The Chevrolet Bolt EV is our Best Electric Car to Buy once again.
Last year, we pointed out that the Bolt EV rendered all other affordable electric vehicles "outdated and nearly obsolete," and it remains the case. What's most surprising is the way that the Bolt EV remains the segment leader a year on, even though a new Nissan Leaf will be in dealers soon.
MORE: Read all about our Best Car To Buy 2018 awards
The Bolt EV scores big for the way it achieves its numbers: 238 miles of electric range for about $30,000 (once a $7,500 federal tax credit is factored in). That's nearly 90 miles more than the 2018 Nissan Leaf, a clean-slate redesign and it's nearly 20 miles more than the vaunted Tesla Model 3.
Not to mention that the Bolt EV is about the same price as the Tesla. Yes, Tesla will (at least theoretically) sell you a Model 3 with a 310-mile range, but it's considerably more than the Bolt EV. And, well, you can't exactly pop into your local Tesla showroom and take one home today like you can with the Bolt EV.
The choice is as clear today as it was a year ago: "range anxiety" is a thing of the past with the Chevrolet Bolt EV.
What's most remarkable about the Bolt EV is that it's mostly a normal car. It rides well, it handles nicely, and its interior is quiet and finished with quality materials. Sure, it's not much to look at, but its chunky crossover-esque styling isn't really a turn-off, either. There's plenty of room for four adults and a full complement of luggage.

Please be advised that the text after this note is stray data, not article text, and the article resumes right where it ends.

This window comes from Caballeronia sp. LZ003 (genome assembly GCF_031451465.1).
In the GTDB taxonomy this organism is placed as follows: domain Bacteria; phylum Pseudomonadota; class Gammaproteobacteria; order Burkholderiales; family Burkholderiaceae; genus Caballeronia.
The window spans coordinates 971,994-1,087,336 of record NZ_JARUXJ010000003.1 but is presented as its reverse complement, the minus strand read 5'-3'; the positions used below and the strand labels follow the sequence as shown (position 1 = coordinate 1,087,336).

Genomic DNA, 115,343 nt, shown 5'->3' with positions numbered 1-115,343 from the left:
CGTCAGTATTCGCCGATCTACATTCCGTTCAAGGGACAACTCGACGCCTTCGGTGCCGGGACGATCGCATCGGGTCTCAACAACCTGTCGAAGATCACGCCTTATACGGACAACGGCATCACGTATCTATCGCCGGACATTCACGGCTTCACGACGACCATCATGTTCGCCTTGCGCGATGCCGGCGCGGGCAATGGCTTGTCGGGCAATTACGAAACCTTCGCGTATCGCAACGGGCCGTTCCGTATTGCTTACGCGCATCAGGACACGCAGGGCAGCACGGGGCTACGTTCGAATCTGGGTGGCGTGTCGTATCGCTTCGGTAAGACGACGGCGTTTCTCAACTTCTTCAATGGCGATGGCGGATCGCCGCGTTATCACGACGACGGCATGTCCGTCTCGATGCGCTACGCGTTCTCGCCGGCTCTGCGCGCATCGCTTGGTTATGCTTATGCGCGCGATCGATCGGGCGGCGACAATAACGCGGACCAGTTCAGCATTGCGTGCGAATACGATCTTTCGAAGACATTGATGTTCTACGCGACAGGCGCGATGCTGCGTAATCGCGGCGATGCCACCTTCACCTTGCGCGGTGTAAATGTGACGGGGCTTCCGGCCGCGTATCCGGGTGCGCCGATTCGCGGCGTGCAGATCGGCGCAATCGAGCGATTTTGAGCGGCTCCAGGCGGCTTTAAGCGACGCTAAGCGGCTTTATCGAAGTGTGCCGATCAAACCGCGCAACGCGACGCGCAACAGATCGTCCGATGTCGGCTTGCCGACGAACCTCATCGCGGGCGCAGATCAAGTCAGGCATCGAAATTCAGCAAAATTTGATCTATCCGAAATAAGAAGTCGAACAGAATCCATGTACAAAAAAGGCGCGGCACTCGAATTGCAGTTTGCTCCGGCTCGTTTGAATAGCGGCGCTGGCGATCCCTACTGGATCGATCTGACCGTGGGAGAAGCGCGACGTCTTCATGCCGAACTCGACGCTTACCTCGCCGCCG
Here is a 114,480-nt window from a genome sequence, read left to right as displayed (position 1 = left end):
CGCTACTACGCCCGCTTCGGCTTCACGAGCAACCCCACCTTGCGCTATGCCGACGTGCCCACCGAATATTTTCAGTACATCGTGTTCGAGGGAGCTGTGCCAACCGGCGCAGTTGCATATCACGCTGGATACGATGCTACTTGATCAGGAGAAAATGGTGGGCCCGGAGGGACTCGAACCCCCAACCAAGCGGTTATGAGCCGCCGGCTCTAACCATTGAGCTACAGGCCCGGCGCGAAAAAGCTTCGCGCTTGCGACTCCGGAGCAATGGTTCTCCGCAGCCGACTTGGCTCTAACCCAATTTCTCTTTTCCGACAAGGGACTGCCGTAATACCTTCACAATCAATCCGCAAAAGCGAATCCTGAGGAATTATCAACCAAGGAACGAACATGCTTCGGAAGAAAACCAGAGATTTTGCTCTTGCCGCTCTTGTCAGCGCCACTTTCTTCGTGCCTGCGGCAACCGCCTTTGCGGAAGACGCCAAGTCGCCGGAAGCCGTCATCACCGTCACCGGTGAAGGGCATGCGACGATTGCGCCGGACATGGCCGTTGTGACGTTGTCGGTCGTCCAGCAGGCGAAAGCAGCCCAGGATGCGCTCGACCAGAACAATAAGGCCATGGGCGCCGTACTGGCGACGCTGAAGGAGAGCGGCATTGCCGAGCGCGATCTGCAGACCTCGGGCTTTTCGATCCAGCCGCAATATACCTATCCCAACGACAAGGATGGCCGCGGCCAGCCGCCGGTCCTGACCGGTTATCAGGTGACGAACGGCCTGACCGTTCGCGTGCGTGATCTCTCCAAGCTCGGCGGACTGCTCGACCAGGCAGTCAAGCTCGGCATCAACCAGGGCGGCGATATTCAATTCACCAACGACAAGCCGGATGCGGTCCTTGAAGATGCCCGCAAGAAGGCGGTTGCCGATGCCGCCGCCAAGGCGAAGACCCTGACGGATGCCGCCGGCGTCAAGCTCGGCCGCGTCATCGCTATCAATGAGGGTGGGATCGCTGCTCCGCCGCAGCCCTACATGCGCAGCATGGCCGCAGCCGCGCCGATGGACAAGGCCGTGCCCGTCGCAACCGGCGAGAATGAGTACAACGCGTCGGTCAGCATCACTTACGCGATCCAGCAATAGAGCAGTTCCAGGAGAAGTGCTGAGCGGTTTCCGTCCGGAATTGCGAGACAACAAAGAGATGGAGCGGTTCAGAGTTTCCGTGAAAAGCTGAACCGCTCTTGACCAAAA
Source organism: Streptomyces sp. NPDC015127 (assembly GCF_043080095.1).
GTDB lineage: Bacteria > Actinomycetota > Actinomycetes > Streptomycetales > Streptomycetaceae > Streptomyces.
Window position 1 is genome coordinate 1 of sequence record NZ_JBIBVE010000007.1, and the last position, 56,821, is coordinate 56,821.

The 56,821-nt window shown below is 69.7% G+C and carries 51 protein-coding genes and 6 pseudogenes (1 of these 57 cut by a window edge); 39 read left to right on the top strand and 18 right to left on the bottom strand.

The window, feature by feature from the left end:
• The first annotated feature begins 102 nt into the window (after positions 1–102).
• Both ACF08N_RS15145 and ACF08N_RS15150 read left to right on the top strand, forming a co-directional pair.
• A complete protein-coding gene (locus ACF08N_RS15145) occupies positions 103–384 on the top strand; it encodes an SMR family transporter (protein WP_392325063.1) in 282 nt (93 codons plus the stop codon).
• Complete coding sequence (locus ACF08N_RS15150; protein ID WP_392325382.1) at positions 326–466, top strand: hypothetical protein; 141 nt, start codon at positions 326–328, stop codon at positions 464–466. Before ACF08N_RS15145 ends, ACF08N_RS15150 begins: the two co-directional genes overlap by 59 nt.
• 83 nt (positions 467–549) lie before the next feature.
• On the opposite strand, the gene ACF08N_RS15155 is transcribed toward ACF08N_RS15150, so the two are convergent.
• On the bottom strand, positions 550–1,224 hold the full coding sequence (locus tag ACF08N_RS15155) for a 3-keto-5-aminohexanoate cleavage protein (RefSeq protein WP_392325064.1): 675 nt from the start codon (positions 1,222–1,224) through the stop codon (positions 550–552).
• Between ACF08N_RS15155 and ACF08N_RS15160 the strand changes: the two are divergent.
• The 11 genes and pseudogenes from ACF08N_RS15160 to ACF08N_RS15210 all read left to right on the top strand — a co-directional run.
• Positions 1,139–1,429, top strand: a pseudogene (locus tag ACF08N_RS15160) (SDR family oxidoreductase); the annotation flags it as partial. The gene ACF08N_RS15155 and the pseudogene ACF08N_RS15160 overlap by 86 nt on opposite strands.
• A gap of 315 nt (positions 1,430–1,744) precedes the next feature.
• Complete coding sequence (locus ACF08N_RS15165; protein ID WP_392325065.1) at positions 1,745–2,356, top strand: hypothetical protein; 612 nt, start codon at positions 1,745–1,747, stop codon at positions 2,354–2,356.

There's plenty of tech, too, but it's not overwhelming. Credit is due to the Chevy folks for realizing that if electric cars are going to catch on, they don't need to be, well, weird. There's an 8.0-inch screen in the instrument cluster complemented by a larger 10.2-inch touchscreen display for the infotainment system. A third screen is integrated into the rearview mirror that can display a live feed of the road behind. That's tech we'd praise on a car at double the price.
The Bolt EV also drives like a regular, gas-powered car, albeit one with a mountain of torque available as soon as the accelerator is pressed. The drive mode selector calls up normal and low modes that can add more regenerative braking to bring the vehicle to a halt.
Over the last year, we've had plenty of time to ponder the question: Can the Bolt EV be truly "groundbreaking" if it acts like a regular car?